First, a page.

What other authors are you friends with, and how do they help you become a better writer? I have a long list of writer buddies, but the ones I converse the most with are: Adam Dreece, Kelly Charron, and Chris Rothe. These three have really helped me become a better writer by sharing their industry knowledge and being honest about my work. Two things I’ve learned from these guys: No writer ever improves without criticism, and there is no ‘one-way’ to publish a book.
Do you want each book to stand alone, or are you trying to build a body of work with connections between each book? My current book, Harmless, is part of a proposed three book series. I enjoy reading series, so that’s what I write. Sometimes one book just isn’t enough to really tell the character’s stories.
What was the best money you ever spent as a writer? My book trailer. It literally sells books for me. I hope someday it inspires someone to make a movie from my book. You can check it out here. http://bit.ly/2oIDWwL
What was an early experience where you learned that language had power? This question could fuel an entire thesis paper. Of course language has power. Entire civilizations are built on it. I don’t think I could pick just one experience to tell you about the power of it, but I think we all live it every day.
What’s your favorite under-appreciated novel? I have many books that have held my favour. A lot of which are fairly well know: Saga (graphic novel), I Am The Messenger, The Fifth Wave, I’ll Meet You there.
As a writer, what would you choose as your mascot/avatar/spirit animal? Perhaps my spirit animal would be a deer. I wrote so much about it in my book I feel I’ve adopted it as my own. A deer represents intuition, gentleness and is viewed as a guardian or messenger.
How many unpublished and half-finished books do you have? Currently, two. I have forty-thousand written on the sequel to Harmless, titled Mavens. And a start to a dystopian novel. I’m a slow, methodical writer. I’m hoping to have the first drafts done soon, but we’ll see what the universe brings.
What does literary success look like to you? That’s a very different thing for everyone who writes. I consider myself very successful at what I’ve published so far for a number of reasons. Number one: Friends, family, and total strangers have gone out of their way to tell me how my story has moved them. Having strangers do that was the coolest part of all! Second: Sales have been pretty good. Well, sales have been good for a first time, unknown author. Third: Not to toot my own horn, but my first book I’ve ever written, won an international award! Harmless received fourth in the category of Young Adult Thrillers in the International Readers’ Favorite Awards. You can check it out here: http://bit.ly/2CfTAsO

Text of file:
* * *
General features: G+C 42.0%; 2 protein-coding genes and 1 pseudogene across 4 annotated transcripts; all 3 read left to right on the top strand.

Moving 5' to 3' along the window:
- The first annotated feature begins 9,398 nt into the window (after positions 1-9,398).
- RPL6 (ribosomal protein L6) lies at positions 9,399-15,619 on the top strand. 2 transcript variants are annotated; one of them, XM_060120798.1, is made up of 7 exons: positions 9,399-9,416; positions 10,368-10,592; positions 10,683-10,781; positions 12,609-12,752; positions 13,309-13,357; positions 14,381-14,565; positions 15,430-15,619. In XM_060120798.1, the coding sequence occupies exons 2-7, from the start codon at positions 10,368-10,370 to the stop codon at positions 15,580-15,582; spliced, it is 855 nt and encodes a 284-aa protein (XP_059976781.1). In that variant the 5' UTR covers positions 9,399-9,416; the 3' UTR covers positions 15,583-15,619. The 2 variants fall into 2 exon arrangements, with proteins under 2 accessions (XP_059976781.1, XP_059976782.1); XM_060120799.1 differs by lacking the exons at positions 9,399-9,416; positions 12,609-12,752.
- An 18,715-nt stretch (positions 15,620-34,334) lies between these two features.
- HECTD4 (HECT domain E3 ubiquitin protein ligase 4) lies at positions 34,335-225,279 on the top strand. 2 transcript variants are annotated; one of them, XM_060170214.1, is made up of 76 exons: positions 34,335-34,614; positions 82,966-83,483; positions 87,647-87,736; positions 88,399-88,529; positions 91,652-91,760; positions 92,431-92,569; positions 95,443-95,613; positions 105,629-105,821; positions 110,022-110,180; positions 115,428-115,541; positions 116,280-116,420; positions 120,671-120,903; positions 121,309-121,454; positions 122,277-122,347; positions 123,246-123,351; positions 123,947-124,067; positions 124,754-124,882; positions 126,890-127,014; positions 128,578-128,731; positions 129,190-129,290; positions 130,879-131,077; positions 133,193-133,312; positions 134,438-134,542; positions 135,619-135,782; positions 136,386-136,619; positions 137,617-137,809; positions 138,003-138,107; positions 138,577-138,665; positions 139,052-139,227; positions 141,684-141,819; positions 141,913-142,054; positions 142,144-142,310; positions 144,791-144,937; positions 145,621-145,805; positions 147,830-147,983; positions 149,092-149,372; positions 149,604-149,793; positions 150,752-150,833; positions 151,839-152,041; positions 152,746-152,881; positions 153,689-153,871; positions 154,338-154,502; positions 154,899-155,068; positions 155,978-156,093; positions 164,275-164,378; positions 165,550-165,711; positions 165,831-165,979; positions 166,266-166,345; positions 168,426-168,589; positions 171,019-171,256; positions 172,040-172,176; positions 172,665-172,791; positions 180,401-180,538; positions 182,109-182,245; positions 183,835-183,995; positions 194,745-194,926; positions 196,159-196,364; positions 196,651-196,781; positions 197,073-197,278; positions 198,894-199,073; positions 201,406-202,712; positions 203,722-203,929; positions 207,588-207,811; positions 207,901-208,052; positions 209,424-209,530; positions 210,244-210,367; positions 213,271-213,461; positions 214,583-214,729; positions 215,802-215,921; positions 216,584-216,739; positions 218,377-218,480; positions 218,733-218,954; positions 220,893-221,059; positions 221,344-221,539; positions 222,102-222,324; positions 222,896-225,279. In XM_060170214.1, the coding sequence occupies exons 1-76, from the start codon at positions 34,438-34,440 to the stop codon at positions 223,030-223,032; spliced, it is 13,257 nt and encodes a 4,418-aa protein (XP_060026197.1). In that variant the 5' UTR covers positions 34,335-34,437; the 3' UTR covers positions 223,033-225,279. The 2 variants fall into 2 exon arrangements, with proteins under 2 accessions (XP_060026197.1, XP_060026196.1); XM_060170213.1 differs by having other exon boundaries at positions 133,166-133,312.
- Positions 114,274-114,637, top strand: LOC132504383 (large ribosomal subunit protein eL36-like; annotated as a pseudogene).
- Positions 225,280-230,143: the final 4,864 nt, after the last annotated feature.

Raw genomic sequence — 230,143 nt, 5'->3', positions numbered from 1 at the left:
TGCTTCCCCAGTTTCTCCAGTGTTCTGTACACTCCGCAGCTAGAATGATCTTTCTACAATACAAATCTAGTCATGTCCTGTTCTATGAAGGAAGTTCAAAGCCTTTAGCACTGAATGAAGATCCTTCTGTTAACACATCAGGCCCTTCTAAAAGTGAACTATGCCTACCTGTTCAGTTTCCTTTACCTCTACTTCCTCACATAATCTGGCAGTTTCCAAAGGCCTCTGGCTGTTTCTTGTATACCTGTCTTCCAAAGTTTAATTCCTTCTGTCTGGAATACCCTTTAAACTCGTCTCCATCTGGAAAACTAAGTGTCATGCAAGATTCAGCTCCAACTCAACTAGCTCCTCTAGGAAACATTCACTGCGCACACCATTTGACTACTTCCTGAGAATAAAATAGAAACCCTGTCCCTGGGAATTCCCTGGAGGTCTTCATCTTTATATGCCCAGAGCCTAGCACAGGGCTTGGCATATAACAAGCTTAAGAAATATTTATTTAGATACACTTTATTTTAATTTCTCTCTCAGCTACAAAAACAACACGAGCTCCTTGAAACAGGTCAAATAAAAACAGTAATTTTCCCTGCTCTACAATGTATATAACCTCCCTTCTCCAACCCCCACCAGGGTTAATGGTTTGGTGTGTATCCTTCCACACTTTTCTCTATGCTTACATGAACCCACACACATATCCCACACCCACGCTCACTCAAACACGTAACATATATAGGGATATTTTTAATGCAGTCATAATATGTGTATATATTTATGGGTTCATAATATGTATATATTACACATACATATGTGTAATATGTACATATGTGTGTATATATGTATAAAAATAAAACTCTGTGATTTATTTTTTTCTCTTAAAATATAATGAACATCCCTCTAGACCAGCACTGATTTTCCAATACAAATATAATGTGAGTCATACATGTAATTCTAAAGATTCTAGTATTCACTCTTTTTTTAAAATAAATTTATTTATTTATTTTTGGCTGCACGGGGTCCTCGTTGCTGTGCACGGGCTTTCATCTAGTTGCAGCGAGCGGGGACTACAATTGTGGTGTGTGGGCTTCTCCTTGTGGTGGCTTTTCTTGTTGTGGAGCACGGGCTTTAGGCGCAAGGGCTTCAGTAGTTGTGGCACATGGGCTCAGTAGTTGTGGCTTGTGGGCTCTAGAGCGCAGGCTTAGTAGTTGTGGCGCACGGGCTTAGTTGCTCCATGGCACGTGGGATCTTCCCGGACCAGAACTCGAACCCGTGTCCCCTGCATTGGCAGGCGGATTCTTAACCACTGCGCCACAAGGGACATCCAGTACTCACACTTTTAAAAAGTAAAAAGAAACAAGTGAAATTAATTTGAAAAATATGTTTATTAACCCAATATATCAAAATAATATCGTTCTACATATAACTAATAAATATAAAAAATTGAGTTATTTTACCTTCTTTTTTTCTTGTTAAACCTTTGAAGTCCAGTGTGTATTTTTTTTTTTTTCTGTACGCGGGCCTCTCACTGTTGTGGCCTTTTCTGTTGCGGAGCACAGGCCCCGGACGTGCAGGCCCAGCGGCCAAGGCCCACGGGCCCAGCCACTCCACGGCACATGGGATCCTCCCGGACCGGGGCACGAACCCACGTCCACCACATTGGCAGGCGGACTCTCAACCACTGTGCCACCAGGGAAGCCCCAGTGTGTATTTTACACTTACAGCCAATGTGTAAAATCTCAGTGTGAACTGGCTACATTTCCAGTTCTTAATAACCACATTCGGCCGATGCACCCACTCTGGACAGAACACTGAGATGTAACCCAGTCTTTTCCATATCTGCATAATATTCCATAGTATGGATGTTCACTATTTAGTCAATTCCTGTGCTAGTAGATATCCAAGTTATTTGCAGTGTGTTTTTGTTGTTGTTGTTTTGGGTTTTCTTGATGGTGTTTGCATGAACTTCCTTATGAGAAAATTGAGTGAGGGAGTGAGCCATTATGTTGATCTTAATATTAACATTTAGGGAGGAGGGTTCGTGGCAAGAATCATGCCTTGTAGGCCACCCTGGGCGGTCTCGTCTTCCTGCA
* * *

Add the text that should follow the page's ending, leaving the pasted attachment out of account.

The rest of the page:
What kind of research do you do, and how long do you spend researching before beginning a book? After I wrote the first draft of Harmless I got on a plane and flew to the town of Hazelton, BC, which is where the story is set. I had researched it thoroughly before I started writing, but felt I really needed to experience the place before I completed my final edits. When I was there I even hired a local guide to give me an authentic tour of all the places I wanted to see. I wanted to make my fiction book seem as non-fiction as possible. I think I succeeded at that.
How many hours a day/week do you write? Between life, kids, and work I’m not left with much. On a really good week I might get in eight hours. This doesn’t discourage me though. It might take me longer than some to produce a book, but I’m very proud of the writing I do get out.
How do you select the names of your characters? A few of my characters are named after my friend’s kids. Other than that, they are their own people, purely made-up from the daydreams in my head.
What was your hardest scene to write? Hands down, the field of totem poles after the dance scene in Harmless. My editor suggested that the character, Mason, needed more reason to act the way he did. And that the reader needed to side with him, even though what he did was deplorable. By far that was the most emotional and real scene I’ve ever written.
Why did you choose to write in your particular field or genre? If you write more than one, how do you balance them? Right now, I only write Young Adult Thrillers. This first book, and the planned books are all thrillers. I have a YA dystopian idea in the works, but we’ll see where it goes. I like the big feeling and big problems of young adult stories.
How long have you been writing? I started after I moved back to Calgary, so I guess that would be around eight years.
What inspires you?Everything! I often say if anyone were to read the notes on my phone they’d think I was crazy. I have so many random ideas in there, mostly short notes that no one but me would understand, but bring me back to the moments I captured them in.
How do you find or make time to write? Having a to-do-list helps. Put it on there and make it a priority.
What projects are you working on at the present? Currently, I’m working to get my new website up and running. I’m a very creative person who needs many outlets. My new site incorporates my graphic design work, writing, and a line of natural stone jewelry that I sell. It should be live in the next few days. You can check it out here: katherinedell.com.
Katherine Dell is a young adult fiction author fascinated by the supernatural and the stories that surround them. She began her writing endeavours in 2011 when she wanted to reinvent herself from her previous career as an event planner. When she’s not writing, she can be found in cold hockey arenas sipping coffee, working on her tan at little league games, or trying to keep her dog out of her many gardens. She lives with her husband, two boys, and fur babies, in Calgary, Alberta, Canada.